16 desolate vmizO     
  • The city was burned into a desolate waste.那座城市被烧成一片废墟。
  • We all felt absolutely desolate when she left.她走后,我们都觉得万分孤寂。
17 bleat OdVyE     
  • He heard the bleat of a lamb.他听到小羊的叫声。
  • They bleat about how miserable they are.他们诉说他们的生活是多么悲惨。
18 bleated 671410a5fa3040608b13f2eb8ecf1664     
v.(羊,小牛)叫( bleat的过去式和过去分词 );哭诉;发出羊叫似的声音;轻声诉说
  • The lost lamb bleated. 迷路的小羊咩咩的叫。 来自《简明英汉词典》
  • She bleated her disapproval of her son's marriage to Amy. 她用颤抖的声音表示不赞成儿子与艾米的婚事。 来自辞典例句
19 sniff PF7zs     
  • The police used dogs to sniff out the criminals in their hiding - place.警察使用警犬查出了罪犯的藏身地点。
  • When Munchie meets a dog on the beach, they sniff each other for a while.当麦奇在海滩上碰到另一条狗的时候,他们会彼此嗅一会儿。
20 hooted 8df924a716d9d67e78a021e69df38ba5     
(使)作汽笛声响,作汽车喇叭声( hoot的过去式和过去分词 )
  • An owl hooted nearby. 一只猫头鹰在附近啼叫。
  • The crowd hooted and jeered at the speaker. 群众向那演讲人发出轻蔑的叫嚣和嘲笑。
21 lavish h1Uxz     
  • He despised people who were lavish with their praises.他看不起那些阿谀奉承的人。
  • The sets and costumes are lavish.布景和服装极尽奢华。
22 vowed 6996270667378281d2f9ee561353c089     
  • He vowed quite solemnly that he would carry out his promise. 他非常庄严地发誓要实现他的诺言。
  • I vowed to do more of the cooking myself. 我发誓自己要多动手做饭。
23 gallop MQdzn     
  • They are coming at a gallop towards us.他们正朝着我们飞跑过来。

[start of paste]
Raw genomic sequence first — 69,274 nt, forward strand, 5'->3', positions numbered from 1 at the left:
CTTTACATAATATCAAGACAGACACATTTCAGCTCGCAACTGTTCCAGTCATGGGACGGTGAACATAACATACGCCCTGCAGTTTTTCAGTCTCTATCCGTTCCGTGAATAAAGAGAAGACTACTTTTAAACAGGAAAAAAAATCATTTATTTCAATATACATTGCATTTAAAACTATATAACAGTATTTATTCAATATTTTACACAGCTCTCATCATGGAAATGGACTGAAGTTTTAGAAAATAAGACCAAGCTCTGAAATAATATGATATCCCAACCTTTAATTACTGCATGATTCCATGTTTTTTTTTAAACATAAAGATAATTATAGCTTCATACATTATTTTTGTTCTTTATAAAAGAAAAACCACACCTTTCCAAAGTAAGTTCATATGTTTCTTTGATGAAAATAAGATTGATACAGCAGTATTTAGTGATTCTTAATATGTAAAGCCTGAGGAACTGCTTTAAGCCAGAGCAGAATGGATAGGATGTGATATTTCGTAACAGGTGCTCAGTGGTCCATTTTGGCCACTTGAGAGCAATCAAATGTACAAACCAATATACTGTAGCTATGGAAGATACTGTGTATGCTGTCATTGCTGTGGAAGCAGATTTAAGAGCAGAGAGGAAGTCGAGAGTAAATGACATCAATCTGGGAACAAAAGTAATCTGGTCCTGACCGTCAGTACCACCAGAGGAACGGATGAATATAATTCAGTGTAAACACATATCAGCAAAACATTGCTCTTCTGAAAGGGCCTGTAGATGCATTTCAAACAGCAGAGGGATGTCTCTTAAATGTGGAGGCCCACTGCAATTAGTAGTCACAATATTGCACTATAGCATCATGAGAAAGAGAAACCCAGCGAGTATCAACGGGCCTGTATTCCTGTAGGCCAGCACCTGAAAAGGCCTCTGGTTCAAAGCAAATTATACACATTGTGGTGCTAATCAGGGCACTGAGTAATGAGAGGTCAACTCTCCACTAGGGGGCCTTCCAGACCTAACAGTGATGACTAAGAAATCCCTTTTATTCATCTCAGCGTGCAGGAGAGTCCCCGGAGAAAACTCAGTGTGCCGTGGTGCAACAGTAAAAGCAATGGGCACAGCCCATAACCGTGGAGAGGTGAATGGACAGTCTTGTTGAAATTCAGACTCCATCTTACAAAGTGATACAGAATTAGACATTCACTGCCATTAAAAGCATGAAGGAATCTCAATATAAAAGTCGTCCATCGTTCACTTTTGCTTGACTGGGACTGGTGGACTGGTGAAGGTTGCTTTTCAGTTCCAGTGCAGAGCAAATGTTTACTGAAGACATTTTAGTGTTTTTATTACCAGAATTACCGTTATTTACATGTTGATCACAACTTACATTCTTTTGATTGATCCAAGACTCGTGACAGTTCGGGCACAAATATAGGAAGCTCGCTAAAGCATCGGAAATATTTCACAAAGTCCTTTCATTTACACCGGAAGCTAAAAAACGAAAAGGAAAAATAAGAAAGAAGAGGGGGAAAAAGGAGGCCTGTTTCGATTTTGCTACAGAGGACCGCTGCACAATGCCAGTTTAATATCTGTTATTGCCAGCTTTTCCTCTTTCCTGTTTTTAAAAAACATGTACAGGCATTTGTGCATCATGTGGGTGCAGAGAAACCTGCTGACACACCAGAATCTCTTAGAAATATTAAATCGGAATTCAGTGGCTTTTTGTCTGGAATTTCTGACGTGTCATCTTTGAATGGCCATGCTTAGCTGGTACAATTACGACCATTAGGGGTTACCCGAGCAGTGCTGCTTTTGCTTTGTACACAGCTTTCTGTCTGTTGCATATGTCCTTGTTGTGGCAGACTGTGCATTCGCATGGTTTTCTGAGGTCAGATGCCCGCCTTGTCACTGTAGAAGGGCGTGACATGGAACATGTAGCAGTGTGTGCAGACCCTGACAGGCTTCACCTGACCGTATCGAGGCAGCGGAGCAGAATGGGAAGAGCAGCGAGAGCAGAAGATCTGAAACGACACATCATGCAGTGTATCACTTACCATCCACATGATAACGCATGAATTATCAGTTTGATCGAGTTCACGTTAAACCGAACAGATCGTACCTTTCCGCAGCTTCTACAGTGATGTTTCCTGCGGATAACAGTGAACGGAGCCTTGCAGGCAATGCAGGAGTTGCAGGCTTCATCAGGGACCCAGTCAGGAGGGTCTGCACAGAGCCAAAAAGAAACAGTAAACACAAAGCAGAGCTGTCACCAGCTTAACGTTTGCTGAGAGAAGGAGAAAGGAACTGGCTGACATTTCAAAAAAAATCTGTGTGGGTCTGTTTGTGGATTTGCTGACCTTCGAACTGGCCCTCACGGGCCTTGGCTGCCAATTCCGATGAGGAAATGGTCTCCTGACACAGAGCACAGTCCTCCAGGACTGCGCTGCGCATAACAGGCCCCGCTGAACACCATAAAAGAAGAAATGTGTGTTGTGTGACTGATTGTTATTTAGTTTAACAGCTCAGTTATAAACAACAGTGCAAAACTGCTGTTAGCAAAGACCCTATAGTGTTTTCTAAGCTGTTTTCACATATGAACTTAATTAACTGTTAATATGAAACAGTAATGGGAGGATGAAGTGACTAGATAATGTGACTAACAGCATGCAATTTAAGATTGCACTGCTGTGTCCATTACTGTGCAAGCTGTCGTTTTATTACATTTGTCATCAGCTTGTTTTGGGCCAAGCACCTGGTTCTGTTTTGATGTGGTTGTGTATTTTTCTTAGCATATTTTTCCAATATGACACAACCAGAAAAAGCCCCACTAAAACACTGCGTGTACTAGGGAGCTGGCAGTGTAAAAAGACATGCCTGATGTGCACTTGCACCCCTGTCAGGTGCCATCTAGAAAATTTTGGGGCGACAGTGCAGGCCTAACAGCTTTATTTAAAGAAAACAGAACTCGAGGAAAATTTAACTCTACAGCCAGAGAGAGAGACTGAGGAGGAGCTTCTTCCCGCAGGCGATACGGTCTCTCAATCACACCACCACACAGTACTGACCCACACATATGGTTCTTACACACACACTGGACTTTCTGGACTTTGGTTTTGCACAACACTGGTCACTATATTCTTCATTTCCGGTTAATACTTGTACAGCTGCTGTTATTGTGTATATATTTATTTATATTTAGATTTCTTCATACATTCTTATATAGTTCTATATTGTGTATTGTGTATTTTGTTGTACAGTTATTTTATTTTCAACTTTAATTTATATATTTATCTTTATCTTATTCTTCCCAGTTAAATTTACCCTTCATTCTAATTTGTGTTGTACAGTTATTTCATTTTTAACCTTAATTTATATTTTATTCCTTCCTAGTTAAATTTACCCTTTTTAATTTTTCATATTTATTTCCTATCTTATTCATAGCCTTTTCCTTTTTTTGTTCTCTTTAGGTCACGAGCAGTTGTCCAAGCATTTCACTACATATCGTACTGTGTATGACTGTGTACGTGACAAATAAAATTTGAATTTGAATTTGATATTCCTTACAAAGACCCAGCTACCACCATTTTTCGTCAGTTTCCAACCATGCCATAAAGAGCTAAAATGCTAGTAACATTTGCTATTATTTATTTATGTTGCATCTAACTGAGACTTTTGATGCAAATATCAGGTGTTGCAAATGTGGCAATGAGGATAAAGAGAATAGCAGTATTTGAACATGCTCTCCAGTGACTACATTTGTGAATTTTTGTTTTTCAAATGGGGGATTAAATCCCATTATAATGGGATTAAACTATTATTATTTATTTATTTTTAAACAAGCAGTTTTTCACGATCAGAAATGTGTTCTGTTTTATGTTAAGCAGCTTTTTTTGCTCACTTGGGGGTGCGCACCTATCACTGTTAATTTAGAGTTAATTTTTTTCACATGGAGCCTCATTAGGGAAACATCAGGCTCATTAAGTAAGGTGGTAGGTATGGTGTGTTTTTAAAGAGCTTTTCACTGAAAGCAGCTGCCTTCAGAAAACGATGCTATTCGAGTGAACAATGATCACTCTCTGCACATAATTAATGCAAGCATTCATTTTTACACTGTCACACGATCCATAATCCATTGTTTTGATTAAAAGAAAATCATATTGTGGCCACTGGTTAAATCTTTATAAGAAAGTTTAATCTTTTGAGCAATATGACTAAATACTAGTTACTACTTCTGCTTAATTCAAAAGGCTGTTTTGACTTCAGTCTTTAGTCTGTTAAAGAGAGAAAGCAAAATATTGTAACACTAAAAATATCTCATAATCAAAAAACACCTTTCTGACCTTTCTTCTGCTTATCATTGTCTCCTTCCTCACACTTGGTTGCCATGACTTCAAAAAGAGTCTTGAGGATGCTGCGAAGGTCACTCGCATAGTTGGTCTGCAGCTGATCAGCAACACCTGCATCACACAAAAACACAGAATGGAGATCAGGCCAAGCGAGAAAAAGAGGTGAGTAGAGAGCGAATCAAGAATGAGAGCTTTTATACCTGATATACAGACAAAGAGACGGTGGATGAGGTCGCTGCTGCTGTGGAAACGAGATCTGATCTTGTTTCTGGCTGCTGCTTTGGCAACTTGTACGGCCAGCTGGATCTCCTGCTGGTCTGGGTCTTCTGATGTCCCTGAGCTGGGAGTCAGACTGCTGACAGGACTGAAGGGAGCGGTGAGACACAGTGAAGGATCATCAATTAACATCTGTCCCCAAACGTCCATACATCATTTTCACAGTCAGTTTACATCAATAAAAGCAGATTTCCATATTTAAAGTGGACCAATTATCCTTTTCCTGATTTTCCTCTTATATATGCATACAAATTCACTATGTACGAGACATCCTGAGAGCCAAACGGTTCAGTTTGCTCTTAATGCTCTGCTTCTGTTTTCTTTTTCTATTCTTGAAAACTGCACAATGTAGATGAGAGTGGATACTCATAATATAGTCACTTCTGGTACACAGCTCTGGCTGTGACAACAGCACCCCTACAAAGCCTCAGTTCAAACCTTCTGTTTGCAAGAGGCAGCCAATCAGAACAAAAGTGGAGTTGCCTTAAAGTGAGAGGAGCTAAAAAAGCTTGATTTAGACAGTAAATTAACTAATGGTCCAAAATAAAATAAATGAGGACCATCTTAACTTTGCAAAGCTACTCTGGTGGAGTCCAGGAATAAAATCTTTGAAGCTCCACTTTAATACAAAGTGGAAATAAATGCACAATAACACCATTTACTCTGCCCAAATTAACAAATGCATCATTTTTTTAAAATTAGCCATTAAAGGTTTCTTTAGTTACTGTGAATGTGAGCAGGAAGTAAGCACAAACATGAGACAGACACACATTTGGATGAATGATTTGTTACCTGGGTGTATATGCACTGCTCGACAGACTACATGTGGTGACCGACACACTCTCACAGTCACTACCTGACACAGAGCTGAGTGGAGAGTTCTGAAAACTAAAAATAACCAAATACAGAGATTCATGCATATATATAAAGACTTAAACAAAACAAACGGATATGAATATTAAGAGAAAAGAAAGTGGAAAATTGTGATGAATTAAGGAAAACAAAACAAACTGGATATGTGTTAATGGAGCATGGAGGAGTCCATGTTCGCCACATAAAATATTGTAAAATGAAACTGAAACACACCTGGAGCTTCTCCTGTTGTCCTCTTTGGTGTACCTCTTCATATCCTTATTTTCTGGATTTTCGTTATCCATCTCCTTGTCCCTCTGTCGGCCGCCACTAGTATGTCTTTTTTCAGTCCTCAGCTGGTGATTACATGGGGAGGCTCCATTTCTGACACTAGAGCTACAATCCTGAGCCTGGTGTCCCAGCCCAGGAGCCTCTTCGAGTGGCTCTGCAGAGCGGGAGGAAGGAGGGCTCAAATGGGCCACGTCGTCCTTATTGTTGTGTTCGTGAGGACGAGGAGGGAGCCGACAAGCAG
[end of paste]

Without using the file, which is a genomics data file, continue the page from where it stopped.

• The horse slowed to a walk after its long gallop.那匹马跑了一大阵后慢下来缓步而行。
24 specks 6d64faf449275b5ce146fe2c78100fed     
n.眼镜;斑点,微粒,污点( speck的名词复数 )
  • Minutes later Brown spotted two specks in the ocean. 几分钟后布朗发现海洋中有两个小点。 来自英汉非文学 - 百科语料821
  • Do you ever seem to see specks in front of your eyes? 你眼睛前面曾似乎看见过小点吗? 来自辞典例句
25 wary JMEzk     
  • He is wary of telling secrets to others.他谨防向他人泄露秘密。
  • Paula frowned,suddenly wary.宝拉皱了皱眉头,突然警惕起来。
26 swooped 33b84cab2ba3813062b6e35dccf6ee5b     
俯冲,猛冲( swoop的过去式和过去分词 )
  • The aircraft swooped down over the buildings. 飞机俯冲到那些建筑物上方。
  • The hawk swooped down on the rabbit and killed it. 鹰猛地朝兔子扑下来,并把它杀死。
27 beaks 66bf69cd5b0e1dfb0c97c1245fc4fbab     
n.鸟嘴( beak的名词复数 );鹰钩嘴;尖鼻子;掌权者
  • Baby cockatoos will have black eyes and soft, almost flexible beaks. 雏鸟凤头鹦鹉黑色的眼睛是柔和的,嘴几乎是灵活的。 来自互联网
  • Squid beaks are often found in the stomachs of sperm whales. 经常能在抹香鲸的胃里发现鱿鱼的嘴。 来自互联网
28 liking mpXzQ5     
  • The word palate also means taste or liking.Palate这个词也有“口味”或“嗜好”的意思。
  • I must admit I have no liking for exaggeration.我必须承认我不喜欢夸大其词。
29 butted 6cd04b7d59e3b580de55d8a5bd6b73bb     
  • Two goats butted each other. 两只山羊用角顶架。
  • He butted against a tree in the dark. 他黑暗中撞上了一棵树。
30 giggled 72ecd6e6dbf913b285d28ec3ba1edb12     
v.咯咯地笑( giggle的过去式和过去分词 )
  • The girls giggled at the joke. 女孩子们让这笑话逗得咯咯笑。
  • The children giggled hysterically. 孩子们歇斯底里地傻笑。 来自《简明英汉词典》
31 mischievous mischievous     
  • He is a mischievous but lovable boy.他是一个淘气但可爱的小孩。
  • A mischievous cur must be tied short.恶狗必须拴得短。
32 spoke XryyC     
n.(车轮的)辐条;轮辐;破坏某人的计划;阻挠某人的行动 v.讲,谈(speak的过去式);说;演说;从某种观点来说
  • They sourced the spoke nuts from our company.他们的轮辐螺帽是从我们公司获得的。
  • The spokes of a wheel are the bars that connect the outer ring to the centre.辐条是轮子上连接外圈与中心的条棒。
33 standing 2hCzgo     
  • After the earthquake only a few houses were left standing.地震过后只有几幢房屋还立着。
  • They're standing out against any change in the law.他们坚决反对对法律做任何修改。
34 shrugged 497904474a48f991a3d1961b0476ebce     
  • Sam shrugged and said nothing. 萨姆耸耸肩膀,什么也没说。
  • She shrugged, feigning nonchalance. 她耸耸肩,装出一副无所谓的样子。 来自《简明英汉词典》